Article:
By no means is money unimportant. It’s just not the first thing in the equation.  Observe when people talk about their dream life or dream career. Their eyes are shining and their voices are raised in excitement or hushed in reverence as they describe the experience. Money doesn’t show up in the conversation.

Observe too when the participants in American Idol, Ms. World, and the Olympics gratefully gush “This is a dream come true for me!”  It is usually AFTER they get eliminated. You see, living one’s dream is not about winning either.

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Featured photo credit: Md Asaduzzaman Tarek via flickr.com

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Last Updated on May 22, 2019

50 Great People To Follow On LinkedIn, No Matter Your Industry

50 Great People To Follow On LinkedIn, No Matter Your Industry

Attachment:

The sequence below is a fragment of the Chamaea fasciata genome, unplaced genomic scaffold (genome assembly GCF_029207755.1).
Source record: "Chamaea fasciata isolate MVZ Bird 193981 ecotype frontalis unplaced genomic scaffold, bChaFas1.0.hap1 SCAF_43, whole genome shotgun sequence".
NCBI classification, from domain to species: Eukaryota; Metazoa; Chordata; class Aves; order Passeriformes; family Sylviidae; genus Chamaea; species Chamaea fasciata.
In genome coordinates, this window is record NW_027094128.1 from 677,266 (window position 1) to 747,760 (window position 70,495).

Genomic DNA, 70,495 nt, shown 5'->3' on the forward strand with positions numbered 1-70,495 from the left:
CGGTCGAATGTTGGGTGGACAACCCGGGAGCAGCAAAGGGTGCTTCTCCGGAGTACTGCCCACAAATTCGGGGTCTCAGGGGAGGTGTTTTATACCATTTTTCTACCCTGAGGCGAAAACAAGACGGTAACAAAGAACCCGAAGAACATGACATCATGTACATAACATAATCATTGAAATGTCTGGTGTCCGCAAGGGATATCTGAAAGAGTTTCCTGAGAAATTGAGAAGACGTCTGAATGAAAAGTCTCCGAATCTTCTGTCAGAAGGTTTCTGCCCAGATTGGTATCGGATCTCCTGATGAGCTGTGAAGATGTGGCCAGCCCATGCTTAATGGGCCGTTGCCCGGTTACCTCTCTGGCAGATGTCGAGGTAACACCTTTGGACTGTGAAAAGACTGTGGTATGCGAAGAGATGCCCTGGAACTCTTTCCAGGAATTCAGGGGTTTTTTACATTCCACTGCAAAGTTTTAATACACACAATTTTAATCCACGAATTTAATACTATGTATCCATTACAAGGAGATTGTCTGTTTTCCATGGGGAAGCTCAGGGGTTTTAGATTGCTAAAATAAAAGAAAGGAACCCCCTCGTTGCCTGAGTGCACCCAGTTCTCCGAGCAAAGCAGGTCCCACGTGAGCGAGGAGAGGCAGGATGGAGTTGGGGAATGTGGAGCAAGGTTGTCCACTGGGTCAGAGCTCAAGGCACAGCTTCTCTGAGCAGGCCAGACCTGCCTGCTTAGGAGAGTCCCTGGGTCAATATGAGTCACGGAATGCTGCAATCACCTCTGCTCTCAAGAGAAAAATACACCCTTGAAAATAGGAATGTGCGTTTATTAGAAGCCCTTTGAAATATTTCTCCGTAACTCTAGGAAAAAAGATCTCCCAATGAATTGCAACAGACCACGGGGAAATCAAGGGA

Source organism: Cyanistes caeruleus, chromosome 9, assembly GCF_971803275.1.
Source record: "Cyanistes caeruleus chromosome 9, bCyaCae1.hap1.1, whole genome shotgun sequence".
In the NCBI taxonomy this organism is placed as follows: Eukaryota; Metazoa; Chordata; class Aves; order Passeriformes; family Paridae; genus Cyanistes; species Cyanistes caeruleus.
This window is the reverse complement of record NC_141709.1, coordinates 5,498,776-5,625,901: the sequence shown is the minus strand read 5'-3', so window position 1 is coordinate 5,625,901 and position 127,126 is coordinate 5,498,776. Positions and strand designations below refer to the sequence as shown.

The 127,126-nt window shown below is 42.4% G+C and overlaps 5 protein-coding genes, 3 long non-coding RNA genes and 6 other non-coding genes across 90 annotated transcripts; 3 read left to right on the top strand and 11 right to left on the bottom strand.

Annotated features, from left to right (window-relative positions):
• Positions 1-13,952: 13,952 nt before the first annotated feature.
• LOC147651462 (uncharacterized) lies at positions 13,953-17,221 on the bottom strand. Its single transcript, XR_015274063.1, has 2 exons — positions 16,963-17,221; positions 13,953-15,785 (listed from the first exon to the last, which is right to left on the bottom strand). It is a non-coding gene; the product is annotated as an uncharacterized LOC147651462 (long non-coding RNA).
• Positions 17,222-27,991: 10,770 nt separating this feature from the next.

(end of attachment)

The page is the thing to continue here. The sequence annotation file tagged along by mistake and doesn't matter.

LinkedIn is an excellent platform to network with great people to help you in your career and businesses. However, with over 575 million people on the site, who should you follow? This list will steer you to the right people to follow, organized by categories of expertise.

Job Search Experts

You will likely have several jobs throughout the course of your career, and you will constantly need advice on new trends and strategies out there in the job market. Here are the LinkedIn experts who you should follow on these matters.

1. Liz Ryan is the CEO and founder of Human Workplace. Her articles on job searching are filled with creative and colorful cartoons.

2. Lou Adler is the author of The Essential Guide for Hiring and Getting Hired.

3. Dr. Marla Gottschalk will help you make an impact in a new job.

4. Hannah Morgan runs CareerSherpa.net, where she gives expert advice on job searching and how to be more visible online.

5. Alison Doyle is the CEO and Founder of CareerToolBelt.com.

Management Experts

They say that people leave managers, not jobs. These experts in LinkedIn will help you become your employees’ dream manager.

6. Jeff Weiner. How can we leave out the CEO of LinkedIn himself?

7. Nozomi Morgan is an executive coach. She can help you transition from a boss to a true leader.